Has Symptoms

Loose Bowel Movements

My Miniature Schnauzer cannot control her bowel movements. She will have accidents wherever she is with loose poop. We have changed her diet but nothing seems to help. We have taken her to the veterinarian but they just gave her some medication but it did not help.

Dr. Callum Turner, DVM
Dr. Callum Turner, DVM
2992 Recommendations
There are various causes for faecal incontinence, but it is important to note that there is a difference if the faeces is falling out without Lulu being aware and if she is squatting to defecate all the time. Spinal conditions, nerve inflammation, anal gland disorders, sphincter damage among other causes may lead to faecal incontinence; checking anal tone is important to see if the anus responses when poked gently with a pen lid. Without examining Lulu I cannot give you any other advice unfortunately. Regards Dr Callum Turner DVM

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7 Years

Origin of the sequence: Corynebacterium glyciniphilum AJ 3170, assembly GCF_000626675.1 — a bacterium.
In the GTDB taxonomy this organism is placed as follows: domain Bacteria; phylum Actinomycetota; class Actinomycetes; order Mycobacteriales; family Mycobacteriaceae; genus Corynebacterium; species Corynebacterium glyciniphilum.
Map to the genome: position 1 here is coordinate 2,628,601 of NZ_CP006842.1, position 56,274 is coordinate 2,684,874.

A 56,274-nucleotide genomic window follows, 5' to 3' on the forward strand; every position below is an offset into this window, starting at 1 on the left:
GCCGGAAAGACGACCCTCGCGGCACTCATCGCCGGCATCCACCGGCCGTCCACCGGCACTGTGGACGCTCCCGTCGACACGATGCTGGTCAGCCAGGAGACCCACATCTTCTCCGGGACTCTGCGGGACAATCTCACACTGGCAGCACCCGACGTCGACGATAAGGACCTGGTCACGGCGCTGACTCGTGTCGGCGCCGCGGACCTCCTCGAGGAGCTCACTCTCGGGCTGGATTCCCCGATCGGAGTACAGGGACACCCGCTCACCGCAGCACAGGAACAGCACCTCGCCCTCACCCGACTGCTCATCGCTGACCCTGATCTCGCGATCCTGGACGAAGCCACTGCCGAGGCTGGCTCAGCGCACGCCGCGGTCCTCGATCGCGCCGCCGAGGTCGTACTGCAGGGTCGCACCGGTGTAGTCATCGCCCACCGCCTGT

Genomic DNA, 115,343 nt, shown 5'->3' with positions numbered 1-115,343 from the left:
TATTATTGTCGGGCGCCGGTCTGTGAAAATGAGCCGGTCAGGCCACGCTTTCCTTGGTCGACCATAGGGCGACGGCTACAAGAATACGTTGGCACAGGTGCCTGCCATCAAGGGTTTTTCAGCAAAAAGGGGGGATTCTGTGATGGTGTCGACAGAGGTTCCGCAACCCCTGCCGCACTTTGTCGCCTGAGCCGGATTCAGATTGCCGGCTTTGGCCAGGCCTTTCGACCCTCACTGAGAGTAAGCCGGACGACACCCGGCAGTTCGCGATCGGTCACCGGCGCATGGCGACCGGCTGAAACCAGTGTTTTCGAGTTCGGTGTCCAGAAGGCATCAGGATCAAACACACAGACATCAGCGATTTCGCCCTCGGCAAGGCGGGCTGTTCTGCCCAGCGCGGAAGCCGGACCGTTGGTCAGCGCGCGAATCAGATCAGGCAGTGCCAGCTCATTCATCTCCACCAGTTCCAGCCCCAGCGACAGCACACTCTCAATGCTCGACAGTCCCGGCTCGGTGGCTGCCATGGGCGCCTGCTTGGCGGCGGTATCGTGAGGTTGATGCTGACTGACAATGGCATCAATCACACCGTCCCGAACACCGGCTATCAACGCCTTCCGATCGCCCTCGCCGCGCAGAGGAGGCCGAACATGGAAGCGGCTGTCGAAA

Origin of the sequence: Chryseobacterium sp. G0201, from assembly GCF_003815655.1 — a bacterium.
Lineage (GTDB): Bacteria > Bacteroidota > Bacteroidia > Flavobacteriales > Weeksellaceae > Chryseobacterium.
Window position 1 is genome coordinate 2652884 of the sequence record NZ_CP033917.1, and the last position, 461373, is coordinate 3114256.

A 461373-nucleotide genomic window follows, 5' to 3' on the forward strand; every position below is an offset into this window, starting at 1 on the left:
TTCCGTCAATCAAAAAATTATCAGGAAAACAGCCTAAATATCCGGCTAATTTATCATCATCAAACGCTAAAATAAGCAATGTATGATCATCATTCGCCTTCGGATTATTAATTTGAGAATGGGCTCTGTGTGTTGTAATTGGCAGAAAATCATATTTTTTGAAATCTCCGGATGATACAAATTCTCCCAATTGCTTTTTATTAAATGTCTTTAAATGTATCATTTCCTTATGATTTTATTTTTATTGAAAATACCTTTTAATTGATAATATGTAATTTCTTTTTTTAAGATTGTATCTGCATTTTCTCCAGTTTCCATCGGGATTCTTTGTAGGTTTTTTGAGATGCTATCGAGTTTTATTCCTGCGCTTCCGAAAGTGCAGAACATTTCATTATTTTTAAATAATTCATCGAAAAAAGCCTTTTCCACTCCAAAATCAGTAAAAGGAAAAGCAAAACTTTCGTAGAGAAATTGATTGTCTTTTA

Moderate condition
1 found helpful
Moderate condition

Has Symptoms

Pooping while sleeping

Our seven year old Great Dane boxer mix has started releasing a small portion of loose stool while he’s asleep. It seems to happen less if he’s empty but at first it was maybe once a day then once every 8 hrs and now we are at about every 4 hours. This started nearly three weeks ago. We took him to the vet twice in that time and they expressed his anal glands and ruled out an infection and gave him arthritis meds. This seemed to help for about a week or so. And then the issue returned so we called our vet and they suggested switching his diet from Hill science to a high protein low residue food. So we are stocky transitioning to Fromm. We started 3 days ago but it’s seems to becoming more frequent. Every time it happens we take him outside and he will finish his movement. It seems he’s pooping twice as frequently as he used to. He only shows pain if we wipe him in an effort to clean him up. He’s pretty active and has a very muscular build. It’s hard for us to believe it’s just because he’s getting older. Seeking help trying to solve this puzzle.

Dr. Michele King, DVM
Dr. Michele King, DVM
1406 Recommendations